OOP and modules

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OOP and modules

David Haley

Hi list,

I've been converting some code to a proper package structure. Since it's still 5.0.2 code, I'm using the compat-5.1 code which has been working beautifully.

Previously, when defining a class, I would do something like this:

ParseTree = {}

function ParseTree:new(name, transitionRecord)
   local o = {}

   setmetatable(o, self)
   self.__index = self

   return o
end

which is, IIRC, the technique given in PIL to implement classes.

But with modules, this all becomes tedious. I'd have to do something like:

require ("clip.parsetree")
parsetree = clip.parsetree.ParseTree:new()

which seems a bit excessive to me.

My solution is to do the following:

module ("clip.parsetree")

function _M:new(name, transitionRecord)
assert( self == _M, format("You need to call %s:new(), not %s.new()!", _NAME, _NAME ) )

   -- normal stuff follows as above...
end


This seems to work, and I can now do:
require ("clip.parsetree")
parsetree = clip.parsetree:new()

which is what I wanted.

Is this the "right" way of implementing classes in modules? Is there a better way? Is there something wrong with this approach that I should be aware of?

Thanks much.
Best,
David

--
~David-Haley
http://david.the-haleys.org



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Re: OOP and modules

Tomas-14
	Hi David

module ("clip.parsetree")

function _M:new(name, transitionRecord)
assert( self == _M, format("You need to call %s:new(), not %s.new()!", _NAME, _NAME ) )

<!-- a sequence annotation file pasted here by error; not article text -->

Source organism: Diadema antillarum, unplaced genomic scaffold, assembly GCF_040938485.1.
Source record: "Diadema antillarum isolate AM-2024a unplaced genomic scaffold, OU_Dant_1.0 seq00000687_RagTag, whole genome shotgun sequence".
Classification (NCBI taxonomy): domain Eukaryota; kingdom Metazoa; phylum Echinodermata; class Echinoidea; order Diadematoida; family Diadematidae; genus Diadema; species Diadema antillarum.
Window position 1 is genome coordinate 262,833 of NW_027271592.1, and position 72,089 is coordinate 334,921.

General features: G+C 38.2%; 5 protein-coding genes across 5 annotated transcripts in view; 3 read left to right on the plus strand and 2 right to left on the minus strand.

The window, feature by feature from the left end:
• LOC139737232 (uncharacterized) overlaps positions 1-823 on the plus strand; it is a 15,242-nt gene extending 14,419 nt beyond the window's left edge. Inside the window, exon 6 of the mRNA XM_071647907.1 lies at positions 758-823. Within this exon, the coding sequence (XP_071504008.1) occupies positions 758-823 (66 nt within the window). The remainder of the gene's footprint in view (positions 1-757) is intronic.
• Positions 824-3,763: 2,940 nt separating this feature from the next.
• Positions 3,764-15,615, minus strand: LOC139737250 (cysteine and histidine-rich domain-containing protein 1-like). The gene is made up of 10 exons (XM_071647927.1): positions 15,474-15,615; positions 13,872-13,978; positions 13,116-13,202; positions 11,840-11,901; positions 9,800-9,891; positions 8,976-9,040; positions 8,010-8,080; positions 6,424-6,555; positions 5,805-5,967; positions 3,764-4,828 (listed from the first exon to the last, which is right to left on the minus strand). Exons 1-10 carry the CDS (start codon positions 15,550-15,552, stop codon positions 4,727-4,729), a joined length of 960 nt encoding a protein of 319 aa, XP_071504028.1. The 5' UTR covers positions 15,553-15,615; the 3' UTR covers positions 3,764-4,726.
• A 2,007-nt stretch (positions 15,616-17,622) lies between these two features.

-- normal stuff follows as above...
end
	You could omit the _M (but then you'll have to write the implicit
`self'):

function new (self, name, transitionRecord)
...

This seems to work, and I can now do:
require ("clip.parsetree")
parsetree = clip.parsetree:new()

which is what I wanted.

Is this the "right" way of implementing classes in modules? Is there a better way? Is there something wrong with this approach that I should be aware of?
	I think there is nothing wrong with your implementation.
	I would like to add that if you want some inheritance, you could
use the second argument of `module()' to achieve an elegant solution.
Let's define a basic object class:

local setmetatable = setmetatable
module"obj"
function inherit (self)
    return function (newclass)
        setmetatable (newclass, self)
        self.__index = self
        return newclass
    end
end
function new (self, o)
    o = o or {}
    setmetatable (o, self)
    self.__index = self
    return o
end

	Now you can define a new class which extends the previous `obj':

local obj = require"obj"
module ("myobj", obj:inherit())

	Class `myobj' will "inherit" the methods `new' and `inherit'
from class `obj'.
		Tomas

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Re: OOP and modules

David Haley

Hi,

On this day of 3-12-2006 6:04 PM, Tomas saw fit to scribe:
    I think there is nothing wrong with your implementation.
    I would like to add that if you want some inheritance, you could
use the second argument of `module()' to achieve an elegant solution.
Let's define a basic object class:

[...]

Lovely, this is exactly what I wanted to do next. Thank you for your reply and sorry for the delay on my part; haven't had a chance to play around with Lua in the past couple of weeks.

Thanks again,
David


--
~David-Haley
http://david.the-haleys.org